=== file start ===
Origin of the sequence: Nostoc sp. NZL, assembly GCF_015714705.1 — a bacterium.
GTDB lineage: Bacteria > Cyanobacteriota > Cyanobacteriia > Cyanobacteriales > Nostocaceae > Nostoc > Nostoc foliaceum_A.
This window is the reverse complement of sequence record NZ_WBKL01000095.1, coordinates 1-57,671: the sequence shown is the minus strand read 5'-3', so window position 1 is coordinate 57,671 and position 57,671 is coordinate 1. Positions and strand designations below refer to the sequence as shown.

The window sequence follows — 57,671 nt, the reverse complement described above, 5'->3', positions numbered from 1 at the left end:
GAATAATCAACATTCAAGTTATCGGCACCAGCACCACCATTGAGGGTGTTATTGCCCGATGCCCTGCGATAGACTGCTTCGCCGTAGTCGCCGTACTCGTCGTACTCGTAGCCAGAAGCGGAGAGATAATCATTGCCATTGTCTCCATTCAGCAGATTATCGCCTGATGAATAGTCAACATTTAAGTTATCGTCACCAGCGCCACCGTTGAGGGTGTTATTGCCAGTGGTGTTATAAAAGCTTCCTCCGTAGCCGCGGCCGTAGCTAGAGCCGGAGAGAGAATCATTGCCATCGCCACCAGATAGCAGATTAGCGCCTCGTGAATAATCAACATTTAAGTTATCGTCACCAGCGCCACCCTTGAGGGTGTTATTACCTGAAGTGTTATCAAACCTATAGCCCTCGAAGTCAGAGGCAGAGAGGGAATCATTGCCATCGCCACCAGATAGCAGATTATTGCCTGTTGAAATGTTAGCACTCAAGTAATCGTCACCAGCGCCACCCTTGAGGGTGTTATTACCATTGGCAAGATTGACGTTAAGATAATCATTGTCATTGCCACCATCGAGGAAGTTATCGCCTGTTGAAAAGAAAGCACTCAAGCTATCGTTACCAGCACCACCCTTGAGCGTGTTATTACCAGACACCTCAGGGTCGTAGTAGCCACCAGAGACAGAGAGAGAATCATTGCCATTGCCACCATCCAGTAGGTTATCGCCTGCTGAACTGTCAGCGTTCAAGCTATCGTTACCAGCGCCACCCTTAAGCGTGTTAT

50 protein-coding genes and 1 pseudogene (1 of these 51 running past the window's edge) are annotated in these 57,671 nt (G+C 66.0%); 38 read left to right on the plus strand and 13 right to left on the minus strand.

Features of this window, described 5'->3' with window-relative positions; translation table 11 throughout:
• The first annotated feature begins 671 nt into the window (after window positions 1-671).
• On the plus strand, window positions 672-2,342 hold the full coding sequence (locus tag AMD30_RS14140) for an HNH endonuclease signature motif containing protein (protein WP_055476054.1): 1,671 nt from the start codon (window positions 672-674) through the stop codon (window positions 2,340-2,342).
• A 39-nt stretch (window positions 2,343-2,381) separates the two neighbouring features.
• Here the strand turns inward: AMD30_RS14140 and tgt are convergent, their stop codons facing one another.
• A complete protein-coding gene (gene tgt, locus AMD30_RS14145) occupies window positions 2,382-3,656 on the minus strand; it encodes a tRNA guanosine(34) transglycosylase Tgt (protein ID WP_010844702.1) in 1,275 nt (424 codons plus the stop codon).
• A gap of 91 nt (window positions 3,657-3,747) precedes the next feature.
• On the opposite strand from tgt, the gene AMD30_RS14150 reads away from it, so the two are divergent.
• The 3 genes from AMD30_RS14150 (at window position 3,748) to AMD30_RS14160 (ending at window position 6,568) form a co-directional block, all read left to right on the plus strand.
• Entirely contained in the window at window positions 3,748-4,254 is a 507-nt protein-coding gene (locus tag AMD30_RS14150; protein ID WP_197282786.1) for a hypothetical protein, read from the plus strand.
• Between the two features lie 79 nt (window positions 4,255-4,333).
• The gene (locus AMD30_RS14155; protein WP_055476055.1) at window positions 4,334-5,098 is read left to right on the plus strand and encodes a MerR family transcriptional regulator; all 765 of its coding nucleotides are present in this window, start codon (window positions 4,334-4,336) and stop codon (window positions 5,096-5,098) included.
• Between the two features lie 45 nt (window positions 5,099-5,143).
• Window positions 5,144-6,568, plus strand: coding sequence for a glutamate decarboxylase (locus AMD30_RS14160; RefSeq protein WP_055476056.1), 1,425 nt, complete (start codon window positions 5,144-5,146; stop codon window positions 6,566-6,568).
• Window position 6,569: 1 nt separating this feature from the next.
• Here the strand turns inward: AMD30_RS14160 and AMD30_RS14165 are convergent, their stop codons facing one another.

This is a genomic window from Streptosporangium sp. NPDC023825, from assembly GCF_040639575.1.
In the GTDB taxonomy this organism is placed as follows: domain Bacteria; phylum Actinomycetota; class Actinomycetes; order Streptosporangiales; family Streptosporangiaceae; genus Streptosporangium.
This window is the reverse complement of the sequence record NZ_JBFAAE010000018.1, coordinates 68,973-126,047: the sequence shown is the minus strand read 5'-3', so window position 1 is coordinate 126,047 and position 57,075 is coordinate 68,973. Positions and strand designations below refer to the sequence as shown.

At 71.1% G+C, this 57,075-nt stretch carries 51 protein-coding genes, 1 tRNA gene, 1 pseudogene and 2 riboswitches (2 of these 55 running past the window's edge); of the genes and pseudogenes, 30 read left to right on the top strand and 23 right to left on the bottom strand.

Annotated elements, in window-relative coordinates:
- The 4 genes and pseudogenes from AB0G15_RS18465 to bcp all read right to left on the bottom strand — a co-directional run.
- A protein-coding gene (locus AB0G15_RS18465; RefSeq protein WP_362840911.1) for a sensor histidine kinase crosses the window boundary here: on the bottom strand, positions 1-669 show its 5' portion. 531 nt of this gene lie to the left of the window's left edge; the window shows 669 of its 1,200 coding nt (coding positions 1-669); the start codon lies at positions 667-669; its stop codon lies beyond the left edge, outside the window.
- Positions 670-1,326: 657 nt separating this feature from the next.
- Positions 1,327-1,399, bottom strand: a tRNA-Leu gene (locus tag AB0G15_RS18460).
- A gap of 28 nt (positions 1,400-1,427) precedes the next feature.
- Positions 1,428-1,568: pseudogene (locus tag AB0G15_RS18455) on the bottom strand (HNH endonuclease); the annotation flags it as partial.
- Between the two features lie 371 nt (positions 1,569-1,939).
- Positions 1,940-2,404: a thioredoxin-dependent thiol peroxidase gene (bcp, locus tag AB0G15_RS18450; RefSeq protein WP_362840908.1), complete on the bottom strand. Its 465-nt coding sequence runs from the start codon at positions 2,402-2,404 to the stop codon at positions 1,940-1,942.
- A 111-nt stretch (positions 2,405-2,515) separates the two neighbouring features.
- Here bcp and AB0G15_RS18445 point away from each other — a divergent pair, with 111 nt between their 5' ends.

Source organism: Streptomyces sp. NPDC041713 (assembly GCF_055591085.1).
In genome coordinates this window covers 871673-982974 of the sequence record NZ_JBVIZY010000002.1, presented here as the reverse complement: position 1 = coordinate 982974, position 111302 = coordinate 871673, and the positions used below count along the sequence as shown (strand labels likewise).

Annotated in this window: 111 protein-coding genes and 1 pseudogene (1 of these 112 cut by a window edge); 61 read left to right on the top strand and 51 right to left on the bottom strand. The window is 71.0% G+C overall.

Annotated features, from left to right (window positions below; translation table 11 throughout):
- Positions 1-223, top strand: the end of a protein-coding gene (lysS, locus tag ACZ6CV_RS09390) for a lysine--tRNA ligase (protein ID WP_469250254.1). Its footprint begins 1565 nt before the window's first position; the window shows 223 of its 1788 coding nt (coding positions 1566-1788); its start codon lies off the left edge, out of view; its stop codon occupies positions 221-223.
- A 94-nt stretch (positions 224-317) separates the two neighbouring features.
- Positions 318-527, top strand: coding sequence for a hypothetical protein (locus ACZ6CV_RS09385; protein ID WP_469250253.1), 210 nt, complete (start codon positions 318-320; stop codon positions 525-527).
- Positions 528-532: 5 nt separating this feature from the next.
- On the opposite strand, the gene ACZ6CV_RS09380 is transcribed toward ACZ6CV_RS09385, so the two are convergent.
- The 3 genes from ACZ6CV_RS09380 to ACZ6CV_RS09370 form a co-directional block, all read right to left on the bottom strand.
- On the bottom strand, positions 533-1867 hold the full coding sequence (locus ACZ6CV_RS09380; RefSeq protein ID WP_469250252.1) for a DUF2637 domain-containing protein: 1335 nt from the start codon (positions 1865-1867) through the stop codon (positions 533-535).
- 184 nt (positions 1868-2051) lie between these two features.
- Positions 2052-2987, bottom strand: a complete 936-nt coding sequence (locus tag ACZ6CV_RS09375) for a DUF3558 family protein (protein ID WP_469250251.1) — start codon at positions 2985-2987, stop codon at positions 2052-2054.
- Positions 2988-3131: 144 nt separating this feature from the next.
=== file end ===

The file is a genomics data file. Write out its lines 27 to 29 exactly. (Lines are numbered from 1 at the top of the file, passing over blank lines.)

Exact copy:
Annotated elements, in window-relative coordinates:
- The 4 genes and pseudogenes from AB0G15_RS18465 to bcp all read right to left on the bottom strand — a co-directional run.
- A protein-coding gene (locus AB0G15_RS18465; RefSeq protein WP_362840911.1) for a sensor histidine kinase crosses the window boundary here: on the bottom strand, positions 1-669 show its 5' portion. 531 nt of this gene lie to the left of the window's left edge; the window shows 669 of its 1,200 coding nt (coding positions 1-669); the start codon lies at positions 667-669; its stop codon lies beyond the left edge, outside the window.